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CRJS 8171 Theories and Frameworks for Adult Learning: Welcome & Course Readings

Welcome to your course guide

Please find your required library readings below. If you have problems with the links below, please contact the Library. If you have APA questions about these materials, please contact the Writing Center.

CRJS 8171 Required Course Readings


The links are for required readings found in the Walden databases ONLY. For all other readings, see your course resources.

Enter your myWalden user name and password at the prompt.

Carpenter, S. (2012). Centering Marxist-feminist theory in adult learning. Adult Education Quarterly, 62(1), 19–35.

Chan, S. (2010). Applications of andragogy in multi-disciplined teaching and learning. Journal of Adult Education, 39(2), 25–35.

Chu, R., Chu, A., Weng, C., Chin-Chung, T., & Chia-chun, L. (2012). Transformation for adults in an Internet-based learning environment: Is it necessary to be self-directed? British Journal of Educational Technology, 43(2), 205–216.

Clark, M. C., & Rossiter, M. (2008). Narrative learning in adulthood. New Directions for Adult and Continuing Education, 119, 61–70.

Freiler, T. J. (2008). Learning through the body. New Directions for Adult and Continuing Education, 119, 37–47.

Gugerell, S., & Riffert, F. (2011). On defining “wisdom”: Baltes, Ardelt, Ryan, and Whitehead. Interchange, 42(3), 225–259.

Guimaraes, P. (2009). Reflections on the professionalization of adult educators in the framework of public policies in Portugal. European Journal of Education, 44(2), 205–219.

Henschke, J. (2011). Considerations regarding the future of andragogy. Adult Learning, 22(1), 34–37.

Huett, J., Moller, L., Young, J., Bray, M., & Huett, K. (2008). Supporting the distant student: The effect of ARCS-based strategies on confidence and performance. Quarterly Review of Distance Education, 9(2), 113–126.

Jarvis, P. (2011). Teaching, learning, and the human quest: Wisdom. New Directions for Adult and Continuing Education, 131, 85–93.

Knight, C., & Sutton, R. (2004). Neo-Piagetian theory and research: Enhancing pedagogical practice for educators of adults. London Review of Education, 2(1), 47–60.

Koenig, A., & Smith, L. (2013). Learning against the clock: Examining learning the development concepts in The Curious Case of Benjamin Button. New Horizons in Adult Education and Human Resource Development, 25(1), 36–45.

Kungu, K., & Machtmes, K. (2009). Lifelong learning: Looking at triggers for adult learning. International Journal of Learning, 16(7), 501–511.

Liu, C. (2010). Evolution of constructivism. Contemporary Issues in Education Research, 3(4), 63–66.

Mazurkiewicz, G. (2009). Adult educators: An example of the new approach to lifelong learning in Poland. European Journal of Education, 44(2), 243–255.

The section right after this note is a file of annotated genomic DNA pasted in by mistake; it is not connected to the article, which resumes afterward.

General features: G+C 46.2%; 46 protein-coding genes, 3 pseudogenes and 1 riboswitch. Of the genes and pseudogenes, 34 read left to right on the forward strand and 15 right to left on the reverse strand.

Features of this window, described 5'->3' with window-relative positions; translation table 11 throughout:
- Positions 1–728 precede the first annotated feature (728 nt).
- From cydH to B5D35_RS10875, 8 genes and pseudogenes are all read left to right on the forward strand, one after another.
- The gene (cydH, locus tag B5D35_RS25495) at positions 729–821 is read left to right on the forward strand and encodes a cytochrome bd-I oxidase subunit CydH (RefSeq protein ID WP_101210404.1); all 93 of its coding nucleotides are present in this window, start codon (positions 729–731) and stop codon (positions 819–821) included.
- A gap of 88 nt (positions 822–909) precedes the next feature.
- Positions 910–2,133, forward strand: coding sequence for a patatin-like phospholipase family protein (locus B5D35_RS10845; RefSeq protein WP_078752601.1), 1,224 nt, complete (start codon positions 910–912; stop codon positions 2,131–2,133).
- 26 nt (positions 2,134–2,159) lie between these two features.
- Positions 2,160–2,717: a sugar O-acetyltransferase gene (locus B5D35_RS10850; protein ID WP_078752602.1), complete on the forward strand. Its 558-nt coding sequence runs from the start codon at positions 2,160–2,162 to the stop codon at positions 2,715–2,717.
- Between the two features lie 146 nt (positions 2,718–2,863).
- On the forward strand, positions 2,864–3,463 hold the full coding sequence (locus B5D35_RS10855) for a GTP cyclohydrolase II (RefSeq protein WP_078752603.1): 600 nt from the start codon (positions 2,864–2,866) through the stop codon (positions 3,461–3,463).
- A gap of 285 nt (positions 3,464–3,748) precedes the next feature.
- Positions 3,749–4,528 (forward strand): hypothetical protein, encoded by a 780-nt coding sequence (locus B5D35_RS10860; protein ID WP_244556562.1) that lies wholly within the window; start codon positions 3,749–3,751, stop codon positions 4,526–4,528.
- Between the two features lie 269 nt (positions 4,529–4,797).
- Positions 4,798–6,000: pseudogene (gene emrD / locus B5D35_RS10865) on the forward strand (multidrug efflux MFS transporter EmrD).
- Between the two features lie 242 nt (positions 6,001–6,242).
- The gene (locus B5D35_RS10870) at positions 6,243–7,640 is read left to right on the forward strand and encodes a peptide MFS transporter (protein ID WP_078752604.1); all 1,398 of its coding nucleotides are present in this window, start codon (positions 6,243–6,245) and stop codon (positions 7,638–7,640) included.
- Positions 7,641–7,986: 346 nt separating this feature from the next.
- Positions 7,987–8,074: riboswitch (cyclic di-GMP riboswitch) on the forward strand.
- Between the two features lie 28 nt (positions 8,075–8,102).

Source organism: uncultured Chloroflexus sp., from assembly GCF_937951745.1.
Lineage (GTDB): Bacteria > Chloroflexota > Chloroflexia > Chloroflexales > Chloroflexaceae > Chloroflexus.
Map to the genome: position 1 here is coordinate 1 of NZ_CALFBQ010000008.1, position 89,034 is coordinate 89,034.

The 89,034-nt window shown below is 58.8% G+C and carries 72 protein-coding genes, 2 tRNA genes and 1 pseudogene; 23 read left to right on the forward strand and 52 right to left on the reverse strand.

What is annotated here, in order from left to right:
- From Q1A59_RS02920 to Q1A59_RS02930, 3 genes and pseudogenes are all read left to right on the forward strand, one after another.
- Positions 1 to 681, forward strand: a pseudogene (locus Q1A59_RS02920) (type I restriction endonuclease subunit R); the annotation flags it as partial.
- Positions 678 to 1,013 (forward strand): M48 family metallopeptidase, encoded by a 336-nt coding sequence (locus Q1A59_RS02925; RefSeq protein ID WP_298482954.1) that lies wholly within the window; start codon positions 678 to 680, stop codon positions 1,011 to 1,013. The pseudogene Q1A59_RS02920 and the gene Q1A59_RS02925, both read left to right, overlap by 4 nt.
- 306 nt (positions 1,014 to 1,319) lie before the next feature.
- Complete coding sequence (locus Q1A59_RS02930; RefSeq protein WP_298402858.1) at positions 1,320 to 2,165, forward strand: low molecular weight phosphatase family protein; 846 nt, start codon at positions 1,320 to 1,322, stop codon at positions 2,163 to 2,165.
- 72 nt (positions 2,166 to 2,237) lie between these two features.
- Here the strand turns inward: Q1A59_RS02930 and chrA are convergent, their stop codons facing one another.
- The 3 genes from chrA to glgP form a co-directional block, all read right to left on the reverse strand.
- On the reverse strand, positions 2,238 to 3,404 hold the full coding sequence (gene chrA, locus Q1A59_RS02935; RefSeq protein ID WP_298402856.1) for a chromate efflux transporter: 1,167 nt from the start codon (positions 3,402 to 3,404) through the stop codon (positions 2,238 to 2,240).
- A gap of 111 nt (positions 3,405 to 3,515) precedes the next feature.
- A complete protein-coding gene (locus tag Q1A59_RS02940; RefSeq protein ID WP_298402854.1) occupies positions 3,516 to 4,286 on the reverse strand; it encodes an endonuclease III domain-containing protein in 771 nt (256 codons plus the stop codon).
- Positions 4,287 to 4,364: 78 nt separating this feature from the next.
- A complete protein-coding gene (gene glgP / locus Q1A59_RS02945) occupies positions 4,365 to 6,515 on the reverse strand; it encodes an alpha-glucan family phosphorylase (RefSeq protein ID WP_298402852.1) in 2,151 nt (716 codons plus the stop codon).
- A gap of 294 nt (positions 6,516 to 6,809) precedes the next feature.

Merriam, S. B. (2008). Adult learning theory for the twenty-first century. New Directions for Adult and Continuing Education, 119, 93–98.

Merriam, S. B., & Ntseane, G. (2008). Transformational learning in Botswana: How culture shapes the process. Adult Education Quarterly, 58(3), 183–197.

Moore, J. (2011). Behaviorism. Psychological Record, 63(3), 449–463.
Ord, J., & Leather, M. (2011). The substance beneath the labels of experiential learning: The importance of John Dewey for outdoor educators. Australian Journal of Outdoor Education, 15(2), 13–23.

Postek, S., Ledzinska, M., & Czarkowski, J. (2010). Psychological and pedagogical problems of distance education for adults. Problems of Education in the 21st Century, 22, 99–108.

Sandlin, J. (2013). Reexamining theories of adult learning and adult development through the lenses of public pedagogy. Adult Education Quarterly, 63(1), 3–23.

Sharma, S. (2013). Exploring American History X through transformational learning. New Horizons in Adult Education and Human Resource Development, 25(1), 24–35.

Shillingford, S., & Karlin, N. (2013). The role of intrinsic motivation in the academic pursuits of nontraditional students. New Horizons in Adult Education and Human Resource Development, 25(3), 91–102.

Smith, M. (2008). Does service learning promote adult development? Theoretical perspectives and directions for research. New Directions for Adult and Continuing Education, 118, 5–15

Schwartz, S., Zamboanga, B., Weisskirch, R, & Wang, S. (2010). The relationships of personal and cultural identity to adaptive and maladaptive psychosocial functioning in emerging adults. Journal of Social Psychology, 150(1), 1–33.

Su, Y. H. (2011). Lifelong learning as being: The Heideggerian perspective. Adult Education Quarterly: A Journal of Research and Theory, 61(1), 57–72.

Tisdell, E. J. (2008). Spirituality and adult learning. New Directions for Adult and Continuing Education, 119, 27–36.

Wang, V. (2012). Understanding and promoting learning theories. International Forum of Teaching and Studies, 8(2), 5–11.

Wu, P., Huang, S., Cheng, Y., Liu, K., & Yang, T. (2011). A tool for assessing university students’ engagement in learning. International Journal of Learning, 18(1), 13–24.

Yilmaz, K. (2011). The cognitive perspective on learning: Its theoretical underpinnings and implications for classroom practices. Clearing House, 84(5), 204–212.

Zhang, W. (2008). Conceptions of lifelong learning in Confucian culture: Their impact on adult learners. International Journal of Lifelong Education, 27(5), 551–557

Other Readings

Optional or supplemental readings may or may not be available in the library. Find further information about optional readings here.

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